by Neil Bauman, Ph.D.
Hearing loss among younger people is reaching alarming proportions. Here are some excerpts of a recent report out of Mexico showing the conditions there—and we here in the USA are probably not all that much different—at least in regards to excessive noise.
The report begins:
The excessive noise found in the main cities of Mexico and the improper use of certain antibiotics are seen as the main reasons for an increase in the number of hearing impaired Mexicans…
A study carried out in a suburban area of Mexico City measured the noise levels in two schools, two manufacturing plants, a shopping center and a block of flats. Researchers found noise levels between 90 and 100 dB. (1)
Sustained sounds above 80 dB are believed to cause hearing loss, and these sound levels are much higher. Remember each 10 dB increase represents a tenfold increase in sound pressure.
The report continues:
135 subjects aged between 15 and 49 years were screened for hearing disorders. Researchers found that 35% of the participants suffered from severe hearing damage. Surprisingly, the group aged between 15 and 29 years was more severely affected by hearing damage.
Researchers concluded that the higher incidence in the youngest group may be due to unrestrained use of personal stereos. More and more people try to drown out the background noise by listening to music on their MP3 players, thus increasing their risk of suffering from hearing loss.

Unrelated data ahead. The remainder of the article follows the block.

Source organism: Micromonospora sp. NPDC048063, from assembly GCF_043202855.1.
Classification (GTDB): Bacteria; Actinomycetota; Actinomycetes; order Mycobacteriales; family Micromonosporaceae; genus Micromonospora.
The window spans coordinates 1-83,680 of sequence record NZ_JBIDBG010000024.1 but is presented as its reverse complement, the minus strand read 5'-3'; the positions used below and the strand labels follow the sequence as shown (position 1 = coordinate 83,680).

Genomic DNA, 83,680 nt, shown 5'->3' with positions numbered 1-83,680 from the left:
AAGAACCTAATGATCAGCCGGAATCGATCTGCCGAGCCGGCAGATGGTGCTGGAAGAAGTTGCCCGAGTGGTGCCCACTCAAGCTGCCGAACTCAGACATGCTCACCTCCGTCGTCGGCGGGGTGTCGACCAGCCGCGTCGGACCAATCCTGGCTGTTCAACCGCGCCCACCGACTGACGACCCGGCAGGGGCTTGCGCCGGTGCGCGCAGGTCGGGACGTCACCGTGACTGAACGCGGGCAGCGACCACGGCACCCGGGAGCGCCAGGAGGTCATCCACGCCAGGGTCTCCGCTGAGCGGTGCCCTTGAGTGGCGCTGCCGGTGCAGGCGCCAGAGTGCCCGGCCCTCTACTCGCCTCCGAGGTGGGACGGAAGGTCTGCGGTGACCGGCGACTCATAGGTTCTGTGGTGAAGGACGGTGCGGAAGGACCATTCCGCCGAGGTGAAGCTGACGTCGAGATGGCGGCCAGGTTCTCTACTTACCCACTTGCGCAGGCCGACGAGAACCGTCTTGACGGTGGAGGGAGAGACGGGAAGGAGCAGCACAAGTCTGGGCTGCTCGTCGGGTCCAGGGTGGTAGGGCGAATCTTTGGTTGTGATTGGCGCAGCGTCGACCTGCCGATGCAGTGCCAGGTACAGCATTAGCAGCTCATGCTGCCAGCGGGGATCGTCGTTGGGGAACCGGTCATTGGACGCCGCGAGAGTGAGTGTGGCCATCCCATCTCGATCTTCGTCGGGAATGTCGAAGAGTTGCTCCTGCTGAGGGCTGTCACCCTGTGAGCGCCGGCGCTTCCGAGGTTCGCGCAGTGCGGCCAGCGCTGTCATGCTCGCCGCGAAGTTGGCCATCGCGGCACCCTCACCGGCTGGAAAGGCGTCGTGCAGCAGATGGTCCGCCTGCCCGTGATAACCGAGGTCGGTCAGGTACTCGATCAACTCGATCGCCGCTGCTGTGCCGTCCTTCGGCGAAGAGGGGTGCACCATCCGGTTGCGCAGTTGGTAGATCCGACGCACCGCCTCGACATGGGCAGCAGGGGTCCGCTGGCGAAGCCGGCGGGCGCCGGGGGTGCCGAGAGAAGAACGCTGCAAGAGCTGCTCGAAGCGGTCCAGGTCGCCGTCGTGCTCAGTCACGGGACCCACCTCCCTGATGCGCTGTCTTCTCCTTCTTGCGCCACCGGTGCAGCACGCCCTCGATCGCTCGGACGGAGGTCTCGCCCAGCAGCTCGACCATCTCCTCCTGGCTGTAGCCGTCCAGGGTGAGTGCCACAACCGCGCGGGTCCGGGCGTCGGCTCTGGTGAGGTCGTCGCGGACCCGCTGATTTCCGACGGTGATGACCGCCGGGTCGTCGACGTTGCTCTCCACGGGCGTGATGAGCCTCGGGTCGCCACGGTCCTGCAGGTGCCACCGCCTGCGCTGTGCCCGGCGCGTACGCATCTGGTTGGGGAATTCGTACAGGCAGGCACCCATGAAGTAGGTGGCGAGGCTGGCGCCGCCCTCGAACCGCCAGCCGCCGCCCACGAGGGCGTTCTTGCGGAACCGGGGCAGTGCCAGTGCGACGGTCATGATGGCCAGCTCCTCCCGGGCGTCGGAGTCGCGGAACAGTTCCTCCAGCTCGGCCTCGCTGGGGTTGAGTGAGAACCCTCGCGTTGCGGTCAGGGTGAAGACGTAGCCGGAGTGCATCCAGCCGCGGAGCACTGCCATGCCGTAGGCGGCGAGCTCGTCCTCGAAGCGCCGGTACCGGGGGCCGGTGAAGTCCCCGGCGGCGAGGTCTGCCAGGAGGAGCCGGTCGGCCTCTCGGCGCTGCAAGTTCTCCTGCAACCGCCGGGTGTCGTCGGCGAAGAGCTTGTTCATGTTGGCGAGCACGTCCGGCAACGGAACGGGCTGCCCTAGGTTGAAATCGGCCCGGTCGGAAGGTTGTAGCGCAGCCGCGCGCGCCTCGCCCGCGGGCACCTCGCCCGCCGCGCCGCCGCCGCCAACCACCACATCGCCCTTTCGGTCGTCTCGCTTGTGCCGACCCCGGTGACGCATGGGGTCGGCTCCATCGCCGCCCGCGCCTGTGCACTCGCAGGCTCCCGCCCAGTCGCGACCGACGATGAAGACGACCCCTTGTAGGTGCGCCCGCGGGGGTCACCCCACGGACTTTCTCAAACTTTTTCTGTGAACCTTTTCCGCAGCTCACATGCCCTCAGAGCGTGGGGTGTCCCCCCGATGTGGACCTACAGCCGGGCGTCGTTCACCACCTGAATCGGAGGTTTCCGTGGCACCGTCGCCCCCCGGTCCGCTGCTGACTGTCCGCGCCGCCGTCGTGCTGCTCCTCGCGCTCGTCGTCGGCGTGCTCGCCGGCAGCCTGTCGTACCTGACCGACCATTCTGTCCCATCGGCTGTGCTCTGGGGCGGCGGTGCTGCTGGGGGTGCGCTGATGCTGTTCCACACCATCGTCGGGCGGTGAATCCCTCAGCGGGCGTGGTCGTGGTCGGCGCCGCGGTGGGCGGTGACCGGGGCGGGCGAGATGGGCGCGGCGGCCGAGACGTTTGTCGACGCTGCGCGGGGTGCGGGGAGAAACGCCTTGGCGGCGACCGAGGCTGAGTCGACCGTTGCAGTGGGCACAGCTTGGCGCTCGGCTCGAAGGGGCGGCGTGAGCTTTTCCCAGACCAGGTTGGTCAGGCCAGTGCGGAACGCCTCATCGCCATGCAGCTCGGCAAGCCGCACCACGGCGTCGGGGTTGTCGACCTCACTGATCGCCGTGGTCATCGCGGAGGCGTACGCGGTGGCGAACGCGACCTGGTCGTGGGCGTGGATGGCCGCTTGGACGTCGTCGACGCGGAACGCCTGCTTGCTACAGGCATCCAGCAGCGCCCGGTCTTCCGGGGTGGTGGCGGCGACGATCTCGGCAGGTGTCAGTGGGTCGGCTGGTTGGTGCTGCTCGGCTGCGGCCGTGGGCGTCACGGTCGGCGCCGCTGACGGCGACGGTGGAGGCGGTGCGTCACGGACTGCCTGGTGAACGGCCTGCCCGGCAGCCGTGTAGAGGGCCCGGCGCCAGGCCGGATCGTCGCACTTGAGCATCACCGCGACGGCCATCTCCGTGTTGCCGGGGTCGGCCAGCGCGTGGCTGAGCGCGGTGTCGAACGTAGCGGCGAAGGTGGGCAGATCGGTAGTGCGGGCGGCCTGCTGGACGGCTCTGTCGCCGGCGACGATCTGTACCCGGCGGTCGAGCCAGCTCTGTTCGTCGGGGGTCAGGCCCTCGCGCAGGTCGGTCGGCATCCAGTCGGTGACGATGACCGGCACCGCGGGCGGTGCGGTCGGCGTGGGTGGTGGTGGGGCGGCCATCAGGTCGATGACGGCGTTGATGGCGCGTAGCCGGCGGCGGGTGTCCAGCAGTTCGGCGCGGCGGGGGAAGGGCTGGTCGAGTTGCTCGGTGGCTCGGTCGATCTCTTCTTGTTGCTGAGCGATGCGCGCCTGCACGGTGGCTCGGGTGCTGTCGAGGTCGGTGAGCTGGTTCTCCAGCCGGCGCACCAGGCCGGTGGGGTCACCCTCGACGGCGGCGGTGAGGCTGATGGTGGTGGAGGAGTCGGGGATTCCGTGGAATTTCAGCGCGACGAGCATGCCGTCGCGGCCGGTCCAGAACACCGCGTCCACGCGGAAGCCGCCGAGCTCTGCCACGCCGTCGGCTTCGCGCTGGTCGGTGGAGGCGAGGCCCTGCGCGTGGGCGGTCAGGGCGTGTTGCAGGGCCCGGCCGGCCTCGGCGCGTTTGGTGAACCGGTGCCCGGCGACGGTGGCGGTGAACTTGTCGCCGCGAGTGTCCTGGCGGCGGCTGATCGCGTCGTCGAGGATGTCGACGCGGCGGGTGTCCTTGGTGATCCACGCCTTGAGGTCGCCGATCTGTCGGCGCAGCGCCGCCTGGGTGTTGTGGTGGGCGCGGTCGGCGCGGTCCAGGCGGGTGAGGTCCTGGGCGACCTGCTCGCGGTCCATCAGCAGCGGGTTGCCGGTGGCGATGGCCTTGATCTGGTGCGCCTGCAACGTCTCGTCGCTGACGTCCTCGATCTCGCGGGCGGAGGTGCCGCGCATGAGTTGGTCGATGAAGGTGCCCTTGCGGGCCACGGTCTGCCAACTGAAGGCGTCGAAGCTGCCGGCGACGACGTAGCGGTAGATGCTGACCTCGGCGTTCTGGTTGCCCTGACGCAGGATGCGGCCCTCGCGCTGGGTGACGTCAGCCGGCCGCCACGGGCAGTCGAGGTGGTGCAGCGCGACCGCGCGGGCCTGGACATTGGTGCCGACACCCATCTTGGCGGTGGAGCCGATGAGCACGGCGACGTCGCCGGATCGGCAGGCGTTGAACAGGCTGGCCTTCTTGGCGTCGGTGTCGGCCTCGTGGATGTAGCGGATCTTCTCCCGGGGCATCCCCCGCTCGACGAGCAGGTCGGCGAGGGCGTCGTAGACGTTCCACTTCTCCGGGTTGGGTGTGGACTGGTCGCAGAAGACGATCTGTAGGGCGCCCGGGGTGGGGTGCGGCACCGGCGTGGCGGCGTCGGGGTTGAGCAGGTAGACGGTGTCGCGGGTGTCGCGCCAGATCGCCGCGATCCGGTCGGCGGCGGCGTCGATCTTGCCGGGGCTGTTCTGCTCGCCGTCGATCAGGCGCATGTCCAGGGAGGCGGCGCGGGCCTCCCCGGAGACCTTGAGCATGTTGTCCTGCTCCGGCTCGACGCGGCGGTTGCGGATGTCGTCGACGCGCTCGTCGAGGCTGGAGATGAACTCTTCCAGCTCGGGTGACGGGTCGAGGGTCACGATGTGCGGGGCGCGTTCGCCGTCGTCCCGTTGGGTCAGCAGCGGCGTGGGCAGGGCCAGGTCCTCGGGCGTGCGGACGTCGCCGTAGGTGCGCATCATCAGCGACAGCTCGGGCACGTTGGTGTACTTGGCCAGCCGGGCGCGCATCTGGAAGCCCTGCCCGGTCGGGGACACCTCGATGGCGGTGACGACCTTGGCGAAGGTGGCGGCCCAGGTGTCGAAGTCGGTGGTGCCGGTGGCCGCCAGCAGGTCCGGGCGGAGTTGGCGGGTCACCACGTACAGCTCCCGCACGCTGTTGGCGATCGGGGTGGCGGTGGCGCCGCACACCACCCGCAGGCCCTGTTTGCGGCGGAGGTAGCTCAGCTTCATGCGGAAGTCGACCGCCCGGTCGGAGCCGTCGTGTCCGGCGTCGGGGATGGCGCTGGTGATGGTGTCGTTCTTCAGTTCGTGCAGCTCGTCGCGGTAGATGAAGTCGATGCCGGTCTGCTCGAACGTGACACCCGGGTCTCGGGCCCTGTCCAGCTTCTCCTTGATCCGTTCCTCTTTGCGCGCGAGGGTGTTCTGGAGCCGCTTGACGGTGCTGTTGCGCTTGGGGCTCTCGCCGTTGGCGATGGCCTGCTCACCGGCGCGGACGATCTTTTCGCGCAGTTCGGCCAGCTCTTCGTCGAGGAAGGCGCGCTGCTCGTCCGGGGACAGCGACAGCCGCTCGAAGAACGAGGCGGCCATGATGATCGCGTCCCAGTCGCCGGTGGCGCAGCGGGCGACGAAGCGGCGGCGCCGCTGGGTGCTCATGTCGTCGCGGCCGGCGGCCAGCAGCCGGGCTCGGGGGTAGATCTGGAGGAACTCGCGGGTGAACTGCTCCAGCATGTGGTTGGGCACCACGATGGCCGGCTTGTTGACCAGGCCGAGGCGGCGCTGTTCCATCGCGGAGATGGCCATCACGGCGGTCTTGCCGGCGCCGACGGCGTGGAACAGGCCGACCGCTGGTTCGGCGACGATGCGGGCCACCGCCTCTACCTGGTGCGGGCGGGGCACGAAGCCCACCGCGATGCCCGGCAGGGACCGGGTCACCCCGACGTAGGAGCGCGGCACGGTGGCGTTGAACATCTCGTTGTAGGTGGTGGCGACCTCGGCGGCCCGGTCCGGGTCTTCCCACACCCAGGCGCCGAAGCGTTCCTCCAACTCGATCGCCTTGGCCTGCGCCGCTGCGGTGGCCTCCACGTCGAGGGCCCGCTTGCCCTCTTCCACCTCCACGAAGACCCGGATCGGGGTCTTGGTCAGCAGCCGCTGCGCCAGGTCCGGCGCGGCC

In addition to noise, the misuse of ototoxic antibiotics is another factor causing this hearing loss epidemic. Unfortunately, most antibiotics are ototoxic to some degree, while the Aminoglycoside class of antibiotics is extremely ototoxic. Adding to this problem is the fact that such highly-ototoxic antibiotics are often readily available in developing countries. Mexico is no different. “Unfortunately, any adult can obtain antibiotics without medical prescription in Mexico.”
One thing this report doesn’t mention is that when you combine noise with certain ototoxic drugs, the resulting hearing loss is much worse that what would have been caused by either noise or drugs by themselves.
(1) Hear-it Press, January 31, 2008